Amazon Echo (2017)shivaelectron
- Excellent value
- Easy to set up
- Expandable range of skills
- Clean audio and simple voice control
- Similarly priced speakers offer better sound
What is the Amazon Echo (2017)?
After launching the first – and most successful – personal assistant smart speaker, a follow-up was always going to prove a tough job for Amazon. Yet, a lower price, neater look and smaller body are all a great start for the 2017 version of the Amazon Echo.
The competition is tougher this time, though. The Google Home is now available in the UK, and there’s competition from within, too: the smaller and cheaper Amazon Echo Dot, plus the screen-toting Amazon Echo Spot. The standard model is probably the best all-rounder, though.
Amazon Echo (2017) – Features and setup
As with all Amazon Echo devices, configuration of the 2017 Echo is via the Alexa app. Once you’ve discovered and paired your new smart speaker, the Alexa app takes you through connecting the Echo to your home network. This takes a matter of minutes.
If you have multiple Echo devices, it’s worth giving the new device a meaningful name. This will make it easier to use the new calling or drop-in features, where you can make voice calls between Echos.
Alexa is cloud-based, therefore she’s as smart – or as dumb – on this Echo as on every other device. Typically, I find that Alexa is great at standard questions, such as giving you a weather report and updating you on upcoming calendar appointments (she even talks to G Suite accounts, which Google Home can’t do). But, the Google Assistant is generally a little smarter and better at understanding natural language speak.
Alexa still has some rather big limitations. For example, you can only get a traffic update between two set locations (home and work); Google can give you traffic updates for any jouney.
Still, Amazon’s strength lies in its skills library. This lets you add features to Alexa, building up her capabilities. These include status updates for the Tube or BBC headlines, for example. Some skills require some clunky language to get them to work (‘Alexa, ask the xxx skill to…’) – but, ultimately, you can make the Echo do what you want.
If I have one complaint, it’s that there’s still no option to turn on a two-word wake-up phrase. As a result, Alexa can and will go off at random when she thinks she’s heard the wake-up word. Just listen to a Lexus advert on TV, for example. Both Google Home and Siri have two-word wake-up phrases
Amazon Echo (2017) – Smart home
Key to the original Echo’s success was its smart home integration, with Alexa working with a greater number of smart devices than any other voice assistant around. The new Echo doesn’t add anything to the mix, but it maintains the same number of skills as all other Alexa-based devices – and you get access to the new Alexa app.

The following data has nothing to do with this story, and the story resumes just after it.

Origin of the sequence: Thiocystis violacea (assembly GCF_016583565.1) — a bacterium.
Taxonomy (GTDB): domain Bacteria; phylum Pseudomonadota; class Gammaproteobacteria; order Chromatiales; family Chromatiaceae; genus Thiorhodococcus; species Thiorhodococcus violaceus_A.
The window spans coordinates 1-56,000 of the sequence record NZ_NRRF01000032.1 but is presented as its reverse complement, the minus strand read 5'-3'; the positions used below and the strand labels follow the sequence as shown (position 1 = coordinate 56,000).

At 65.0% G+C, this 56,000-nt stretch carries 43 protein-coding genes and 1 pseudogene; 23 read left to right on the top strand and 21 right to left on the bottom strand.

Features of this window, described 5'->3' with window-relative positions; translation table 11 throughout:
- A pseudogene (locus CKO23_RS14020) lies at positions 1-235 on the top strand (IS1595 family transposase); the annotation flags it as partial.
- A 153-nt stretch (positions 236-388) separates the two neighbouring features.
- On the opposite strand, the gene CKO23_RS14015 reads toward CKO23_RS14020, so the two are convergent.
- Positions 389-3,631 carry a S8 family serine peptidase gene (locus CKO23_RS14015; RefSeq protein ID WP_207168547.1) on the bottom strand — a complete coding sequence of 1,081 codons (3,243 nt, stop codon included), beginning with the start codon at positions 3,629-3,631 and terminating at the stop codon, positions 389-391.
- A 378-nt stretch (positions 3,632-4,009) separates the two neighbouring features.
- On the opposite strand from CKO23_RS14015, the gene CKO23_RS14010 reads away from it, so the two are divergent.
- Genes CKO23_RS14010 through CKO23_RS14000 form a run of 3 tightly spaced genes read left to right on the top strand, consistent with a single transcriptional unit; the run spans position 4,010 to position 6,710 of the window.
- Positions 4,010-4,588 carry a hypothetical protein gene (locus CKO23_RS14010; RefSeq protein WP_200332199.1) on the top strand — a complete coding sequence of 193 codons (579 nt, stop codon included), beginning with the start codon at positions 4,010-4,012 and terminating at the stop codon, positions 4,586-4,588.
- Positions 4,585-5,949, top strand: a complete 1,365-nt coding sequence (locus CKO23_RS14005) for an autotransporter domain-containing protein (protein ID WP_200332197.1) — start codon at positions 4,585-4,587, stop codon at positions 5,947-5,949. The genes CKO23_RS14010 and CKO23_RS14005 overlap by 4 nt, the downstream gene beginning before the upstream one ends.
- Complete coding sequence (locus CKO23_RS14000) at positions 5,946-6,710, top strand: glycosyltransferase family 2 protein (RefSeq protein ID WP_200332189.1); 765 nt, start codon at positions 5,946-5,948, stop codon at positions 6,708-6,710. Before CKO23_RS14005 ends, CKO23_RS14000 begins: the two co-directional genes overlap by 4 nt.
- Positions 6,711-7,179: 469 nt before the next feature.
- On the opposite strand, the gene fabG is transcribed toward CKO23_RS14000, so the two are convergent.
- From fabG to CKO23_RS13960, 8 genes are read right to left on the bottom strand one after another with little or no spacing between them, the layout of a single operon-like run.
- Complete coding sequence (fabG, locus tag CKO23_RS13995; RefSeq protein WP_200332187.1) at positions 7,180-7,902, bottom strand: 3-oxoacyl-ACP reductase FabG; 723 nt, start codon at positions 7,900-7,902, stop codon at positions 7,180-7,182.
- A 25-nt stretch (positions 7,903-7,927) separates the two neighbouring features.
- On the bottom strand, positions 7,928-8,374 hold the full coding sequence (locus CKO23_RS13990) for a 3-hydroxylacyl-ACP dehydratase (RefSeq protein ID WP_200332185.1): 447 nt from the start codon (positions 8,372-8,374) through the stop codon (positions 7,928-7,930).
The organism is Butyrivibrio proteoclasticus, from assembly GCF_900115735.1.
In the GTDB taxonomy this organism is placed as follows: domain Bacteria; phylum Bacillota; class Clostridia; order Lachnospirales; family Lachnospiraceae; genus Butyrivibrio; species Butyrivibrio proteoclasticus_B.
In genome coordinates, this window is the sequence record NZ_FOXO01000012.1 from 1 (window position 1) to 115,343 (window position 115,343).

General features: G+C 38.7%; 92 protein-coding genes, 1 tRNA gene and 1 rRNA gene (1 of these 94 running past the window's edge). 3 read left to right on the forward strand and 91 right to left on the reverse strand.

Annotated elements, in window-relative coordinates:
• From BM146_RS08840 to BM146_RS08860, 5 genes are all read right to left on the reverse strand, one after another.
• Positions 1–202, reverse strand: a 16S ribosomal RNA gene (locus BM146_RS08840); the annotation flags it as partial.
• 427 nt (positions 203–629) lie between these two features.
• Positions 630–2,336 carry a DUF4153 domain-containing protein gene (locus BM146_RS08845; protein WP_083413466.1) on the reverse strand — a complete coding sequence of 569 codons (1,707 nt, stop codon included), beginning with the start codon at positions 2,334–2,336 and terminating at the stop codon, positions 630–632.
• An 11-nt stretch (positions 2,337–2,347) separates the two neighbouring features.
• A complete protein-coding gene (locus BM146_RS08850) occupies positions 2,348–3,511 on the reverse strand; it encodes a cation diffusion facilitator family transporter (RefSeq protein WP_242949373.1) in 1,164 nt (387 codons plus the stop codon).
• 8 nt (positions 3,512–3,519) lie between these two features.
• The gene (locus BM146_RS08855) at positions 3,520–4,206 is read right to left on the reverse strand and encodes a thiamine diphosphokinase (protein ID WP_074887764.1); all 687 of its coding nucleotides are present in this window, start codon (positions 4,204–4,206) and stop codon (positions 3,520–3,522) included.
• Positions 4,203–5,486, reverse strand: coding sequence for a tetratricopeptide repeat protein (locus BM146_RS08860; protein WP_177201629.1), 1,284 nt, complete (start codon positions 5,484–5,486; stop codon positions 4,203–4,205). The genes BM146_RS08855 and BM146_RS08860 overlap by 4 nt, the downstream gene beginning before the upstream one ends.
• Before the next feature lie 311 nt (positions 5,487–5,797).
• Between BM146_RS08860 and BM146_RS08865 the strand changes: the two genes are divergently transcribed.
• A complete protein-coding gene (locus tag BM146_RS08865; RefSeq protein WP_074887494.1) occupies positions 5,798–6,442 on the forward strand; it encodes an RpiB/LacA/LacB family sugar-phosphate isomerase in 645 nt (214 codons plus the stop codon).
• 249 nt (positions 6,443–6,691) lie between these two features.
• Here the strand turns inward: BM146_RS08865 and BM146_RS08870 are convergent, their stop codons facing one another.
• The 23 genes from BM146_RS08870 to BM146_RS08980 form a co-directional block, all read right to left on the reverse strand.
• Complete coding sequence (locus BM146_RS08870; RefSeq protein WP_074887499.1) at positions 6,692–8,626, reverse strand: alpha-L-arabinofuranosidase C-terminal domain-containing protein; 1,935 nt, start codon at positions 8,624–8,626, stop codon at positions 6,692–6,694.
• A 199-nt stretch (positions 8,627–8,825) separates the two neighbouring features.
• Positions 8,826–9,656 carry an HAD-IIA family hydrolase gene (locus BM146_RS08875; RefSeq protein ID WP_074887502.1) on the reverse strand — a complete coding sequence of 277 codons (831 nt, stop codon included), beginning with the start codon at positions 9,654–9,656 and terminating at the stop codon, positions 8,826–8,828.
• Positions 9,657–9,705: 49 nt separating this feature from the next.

As a result, you can now control some devices directly from the app. Being able to control multiple devices from multiple vendors using one app is potentially very powerful, although Amazon isn’t quite there yet in terms of offering a complete experience.
For example, I couldn’t set my smart thermostat’s temperature, but I could use its quick actions. I could turn a Hue light on or off and adjust brightness, but I couldn’t change its colour. Nevertheless, it’s a move in the right direction.
Routines are a neat new feature, and let you perform multiple actions after you use the set trigger phase. For example, in my home, saying ‘Alexa, goodbye’ turns off all of my smart lights and sets my heating to Away mode.
Overall smart device control has been improved, too. As well as grouping devices together, you can now rename them in the Alexa app. This helps avoid any potential naming clashes. But the main screen that lists your devices is rather basic, listing every device in alphabetical order, with no search or filtering options.
Still, when it comes to breadth of support, Alexa is the device to rule the smart home and the system is getting better with every update.
Amazon Echo (2017) – Sound Quality
Amazon has fitted a 0.6-inch tweeter and 2.5-inch woofer into the device, which is powered by Dolby. Only the Echo Plus, with the same sub but larger 0.8-inch tweeter, displays more powerful sound.
In reality, sound quality is similar to that of the original Echo. So at low to middling volumes, audio sounds clear and detailed, and good enough for light use in, say, a kitchen. Whack the volume up to max and you’ll hear distortion, with audio lacking definition.
Certainly, if you’re looking for the ultimate audio experience, this isn’t the product for you. You should probably take note of the Echo Dot, pairing it with a high-quality speaker, or the new Alexa-powered Sonos One.
That’s not to say that you should write off the Echo entirely. I don’t use mine for music (I have Sonos, voice controlled via Alexa, of course), but prefer the clearer and louder responses from this model compared to the rather tinny-sounding Echo Dot.